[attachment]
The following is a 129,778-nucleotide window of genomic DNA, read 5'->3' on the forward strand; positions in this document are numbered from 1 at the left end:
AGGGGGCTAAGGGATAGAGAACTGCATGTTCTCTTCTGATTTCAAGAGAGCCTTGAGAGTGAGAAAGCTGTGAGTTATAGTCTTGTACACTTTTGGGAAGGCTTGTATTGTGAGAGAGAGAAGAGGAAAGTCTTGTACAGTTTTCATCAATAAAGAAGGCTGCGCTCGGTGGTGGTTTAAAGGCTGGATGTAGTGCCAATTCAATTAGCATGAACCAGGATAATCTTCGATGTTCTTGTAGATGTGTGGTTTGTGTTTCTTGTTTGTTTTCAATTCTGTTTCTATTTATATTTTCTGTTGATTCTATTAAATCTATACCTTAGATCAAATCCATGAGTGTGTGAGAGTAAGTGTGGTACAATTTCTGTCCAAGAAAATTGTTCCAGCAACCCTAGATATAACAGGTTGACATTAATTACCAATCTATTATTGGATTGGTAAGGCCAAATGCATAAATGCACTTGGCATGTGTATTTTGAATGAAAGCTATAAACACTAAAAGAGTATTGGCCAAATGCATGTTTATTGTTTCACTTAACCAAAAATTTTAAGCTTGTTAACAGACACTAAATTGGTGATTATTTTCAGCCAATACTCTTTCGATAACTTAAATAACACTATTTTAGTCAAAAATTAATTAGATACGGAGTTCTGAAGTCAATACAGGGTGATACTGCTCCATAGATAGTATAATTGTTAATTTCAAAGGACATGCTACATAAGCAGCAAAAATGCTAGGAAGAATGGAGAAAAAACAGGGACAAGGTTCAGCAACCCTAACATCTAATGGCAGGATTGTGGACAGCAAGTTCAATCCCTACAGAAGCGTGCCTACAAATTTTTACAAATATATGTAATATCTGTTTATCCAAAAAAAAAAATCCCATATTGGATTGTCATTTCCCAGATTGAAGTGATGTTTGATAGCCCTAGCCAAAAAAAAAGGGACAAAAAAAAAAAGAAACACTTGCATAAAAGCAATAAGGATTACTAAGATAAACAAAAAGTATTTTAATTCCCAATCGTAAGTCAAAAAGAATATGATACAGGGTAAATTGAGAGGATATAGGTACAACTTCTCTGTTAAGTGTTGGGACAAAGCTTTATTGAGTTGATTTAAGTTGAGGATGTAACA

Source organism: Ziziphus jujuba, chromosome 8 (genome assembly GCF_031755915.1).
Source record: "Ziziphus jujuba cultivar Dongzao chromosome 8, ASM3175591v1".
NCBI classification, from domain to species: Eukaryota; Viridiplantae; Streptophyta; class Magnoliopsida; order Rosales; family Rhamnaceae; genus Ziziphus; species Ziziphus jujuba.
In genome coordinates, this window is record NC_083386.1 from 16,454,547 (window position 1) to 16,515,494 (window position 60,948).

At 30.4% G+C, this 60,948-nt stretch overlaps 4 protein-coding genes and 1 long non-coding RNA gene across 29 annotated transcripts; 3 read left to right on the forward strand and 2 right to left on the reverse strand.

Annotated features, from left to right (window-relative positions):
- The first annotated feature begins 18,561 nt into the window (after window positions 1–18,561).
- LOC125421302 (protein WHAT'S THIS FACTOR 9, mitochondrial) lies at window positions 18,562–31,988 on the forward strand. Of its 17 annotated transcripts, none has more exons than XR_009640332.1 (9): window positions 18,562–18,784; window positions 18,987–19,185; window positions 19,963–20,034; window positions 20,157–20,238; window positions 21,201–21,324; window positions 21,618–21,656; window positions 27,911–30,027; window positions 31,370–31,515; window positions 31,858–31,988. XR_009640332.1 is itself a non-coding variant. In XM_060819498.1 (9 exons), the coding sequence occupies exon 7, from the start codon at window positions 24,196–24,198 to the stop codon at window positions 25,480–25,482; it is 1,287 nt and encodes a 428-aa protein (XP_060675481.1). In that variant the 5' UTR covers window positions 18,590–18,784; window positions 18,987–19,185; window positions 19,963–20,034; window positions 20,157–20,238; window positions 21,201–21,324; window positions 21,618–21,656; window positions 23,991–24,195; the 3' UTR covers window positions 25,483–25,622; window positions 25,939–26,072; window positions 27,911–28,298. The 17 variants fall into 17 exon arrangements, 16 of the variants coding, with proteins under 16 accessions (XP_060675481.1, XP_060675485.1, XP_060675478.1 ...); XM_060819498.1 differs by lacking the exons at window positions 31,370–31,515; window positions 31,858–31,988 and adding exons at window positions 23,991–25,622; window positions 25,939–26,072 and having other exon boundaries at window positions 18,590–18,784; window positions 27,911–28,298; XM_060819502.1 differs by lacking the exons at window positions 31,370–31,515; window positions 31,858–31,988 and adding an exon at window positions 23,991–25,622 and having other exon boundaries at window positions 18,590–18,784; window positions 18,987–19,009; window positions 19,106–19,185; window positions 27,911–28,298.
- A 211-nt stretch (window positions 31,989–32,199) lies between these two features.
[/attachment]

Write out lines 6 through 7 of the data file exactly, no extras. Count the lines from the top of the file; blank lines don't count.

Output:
In genome coordinates, this window is record NC_083386.1 from 16,454,547 (window position 1) to 16,515,494 (window position 60,948).

At 30.4% G+C, this 60,948-nt stretch overlaps 4 protein-coding genes and 1 long non-coding RNA gene across 29 annotated transcripts; 3 read left to right on the forward strand and 2 right to left on the reverse strand.